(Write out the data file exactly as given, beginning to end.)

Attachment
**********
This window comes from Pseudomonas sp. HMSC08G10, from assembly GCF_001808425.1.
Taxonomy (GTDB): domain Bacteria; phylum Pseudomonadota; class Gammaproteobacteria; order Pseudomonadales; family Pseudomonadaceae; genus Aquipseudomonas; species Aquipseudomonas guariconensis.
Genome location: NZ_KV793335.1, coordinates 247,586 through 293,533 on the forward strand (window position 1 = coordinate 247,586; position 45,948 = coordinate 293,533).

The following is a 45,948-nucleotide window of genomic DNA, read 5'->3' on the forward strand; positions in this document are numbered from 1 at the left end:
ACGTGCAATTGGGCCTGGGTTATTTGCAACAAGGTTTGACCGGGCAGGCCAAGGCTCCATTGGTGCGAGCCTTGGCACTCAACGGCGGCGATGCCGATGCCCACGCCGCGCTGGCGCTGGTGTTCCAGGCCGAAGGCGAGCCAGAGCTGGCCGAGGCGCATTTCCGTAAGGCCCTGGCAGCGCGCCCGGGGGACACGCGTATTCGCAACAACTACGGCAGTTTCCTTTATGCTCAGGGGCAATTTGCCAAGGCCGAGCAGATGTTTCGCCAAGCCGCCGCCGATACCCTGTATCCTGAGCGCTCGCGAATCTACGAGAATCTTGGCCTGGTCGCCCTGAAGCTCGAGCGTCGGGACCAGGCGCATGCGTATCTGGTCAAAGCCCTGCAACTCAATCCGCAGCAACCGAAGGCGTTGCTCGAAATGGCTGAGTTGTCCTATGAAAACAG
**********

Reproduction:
This window comes from Pseudomonas sp. HMSC08G10, from assembly GCF_001808425.1.
Taxonomy (GTDB): domain Bacteria; phylum Pseudomonadota; class Gammaproteobacteria; order Pseudomonadales; family Pseudomonadaceae; genus Aquipseudomonas; species Aquipseudomonas guariconensis.
Genome location: NZ_KV793335.1, coordinates 247,586 through 293,533 on the forward strand (window position 1 = coordinate 247,586; position 45,948 = coordinate 293,533).

The following is a 45,948-nucleotide window of genomic DNA, read 5'->3' on the forward strand; positions in this document are numbered from 1 at the left end:
ACGTGCAATTGGGCCTGGGTTATTTGCAACAAGGTTTGACCGGGCAGGCCAAGGCTCCATTGGTGCGAGCCTTGGCACTCAACGGCGGCGATGCCGATGCCCACGCCGCGCTGGCGCTGGTGTTCCAGGCCGAAGGCGAGCCAGAGCTGGCCGAGGCGCATTTCCGTAAGGCCCTGGCAGCGCGCCCGGGGGACACGCGTATTCGCAACAACTACGGCAGTTTCCTTTATGCTCAGGGGCAATTTGCCAAGGCCGAGCAGATGTTTCGCCAAGCCGCCGCCGATACCCTGTATCCTGAGCGCTCGCGAATCTACGAGAATCTTGGCCTGGTCGCCCTGAAGCTCGAGCGTCGGGACCAGGCGCATGCGTATCTGGTCAAAGCCCTGCAACTCAATCCGCAGCAACCGAAGGCGTTGCTCGAAATGGCTGAGTTGTCCTATGAAAACAG